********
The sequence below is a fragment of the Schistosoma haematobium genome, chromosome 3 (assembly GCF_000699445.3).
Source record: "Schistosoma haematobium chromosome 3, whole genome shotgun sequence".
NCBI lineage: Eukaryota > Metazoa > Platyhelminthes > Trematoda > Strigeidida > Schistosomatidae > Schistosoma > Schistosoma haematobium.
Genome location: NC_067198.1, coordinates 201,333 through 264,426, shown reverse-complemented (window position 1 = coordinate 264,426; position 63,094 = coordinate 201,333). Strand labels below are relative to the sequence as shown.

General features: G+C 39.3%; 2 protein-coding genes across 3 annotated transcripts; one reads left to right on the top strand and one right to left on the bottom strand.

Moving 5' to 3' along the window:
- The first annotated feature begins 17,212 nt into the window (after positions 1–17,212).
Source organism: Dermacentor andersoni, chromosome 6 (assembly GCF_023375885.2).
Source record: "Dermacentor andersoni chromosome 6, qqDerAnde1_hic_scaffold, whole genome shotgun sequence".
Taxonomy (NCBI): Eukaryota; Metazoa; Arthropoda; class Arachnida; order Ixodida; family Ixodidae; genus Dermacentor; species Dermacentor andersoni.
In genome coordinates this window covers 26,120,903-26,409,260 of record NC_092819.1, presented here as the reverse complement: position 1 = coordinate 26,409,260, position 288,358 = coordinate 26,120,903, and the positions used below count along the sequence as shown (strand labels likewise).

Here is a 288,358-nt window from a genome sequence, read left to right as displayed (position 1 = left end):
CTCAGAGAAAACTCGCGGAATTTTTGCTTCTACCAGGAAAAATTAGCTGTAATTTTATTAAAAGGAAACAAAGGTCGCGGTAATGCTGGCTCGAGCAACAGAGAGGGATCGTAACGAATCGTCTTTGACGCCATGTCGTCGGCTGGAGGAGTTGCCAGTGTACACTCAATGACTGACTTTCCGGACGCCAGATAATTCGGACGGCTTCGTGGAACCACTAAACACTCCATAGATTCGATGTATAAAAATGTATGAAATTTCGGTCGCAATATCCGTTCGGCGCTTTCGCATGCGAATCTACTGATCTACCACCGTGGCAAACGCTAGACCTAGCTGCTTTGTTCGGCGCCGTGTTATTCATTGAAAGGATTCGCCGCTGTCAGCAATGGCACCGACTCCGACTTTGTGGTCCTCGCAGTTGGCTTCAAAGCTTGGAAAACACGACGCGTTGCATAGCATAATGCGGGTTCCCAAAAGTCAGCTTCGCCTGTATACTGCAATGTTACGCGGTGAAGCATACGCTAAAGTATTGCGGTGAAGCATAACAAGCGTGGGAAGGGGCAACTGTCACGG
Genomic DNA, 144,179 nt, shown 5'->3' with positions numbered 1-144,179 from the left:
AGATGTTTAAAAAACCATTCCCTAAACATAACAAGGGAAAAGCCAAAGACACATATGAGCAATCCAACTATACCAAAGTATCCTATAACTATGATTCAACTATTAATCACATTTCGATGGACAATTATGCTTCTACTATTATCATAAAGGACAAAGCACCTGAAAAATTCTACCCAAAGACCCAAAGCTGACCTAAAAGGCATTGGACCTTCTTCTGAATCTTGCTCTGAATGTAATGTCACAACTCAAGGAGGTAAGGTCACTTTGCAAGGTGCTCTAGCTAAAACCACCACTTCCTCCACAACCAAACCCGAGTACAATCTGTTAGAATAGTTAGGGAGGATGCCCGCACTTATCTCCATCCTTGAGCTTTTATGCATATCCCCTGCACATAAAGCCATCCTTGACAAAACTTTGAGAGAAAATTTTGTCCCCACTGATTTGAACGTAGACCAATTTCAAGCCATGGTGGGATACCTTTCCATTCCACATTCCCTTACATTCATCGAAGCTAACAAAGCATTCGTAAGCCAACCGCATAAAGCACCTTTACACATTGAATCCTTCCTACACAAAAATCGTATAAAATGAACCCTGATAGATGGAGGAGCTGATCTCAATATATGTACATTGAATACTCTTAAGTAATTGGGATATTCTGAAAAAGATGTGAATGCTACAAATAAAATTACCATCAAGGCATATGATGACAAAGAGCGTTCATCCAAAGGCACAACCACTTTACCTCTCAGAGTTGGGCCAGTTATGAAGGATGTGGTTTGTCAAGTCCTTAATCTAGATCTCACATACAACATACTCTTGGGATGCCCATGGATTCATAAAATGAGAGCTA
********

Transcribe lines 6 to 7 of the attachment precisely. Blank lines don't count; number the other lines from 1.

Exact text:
Moving 5' to 3' along the window:
- The first annotated feature begins 17,212 nt into the window (after positions 1–17,212).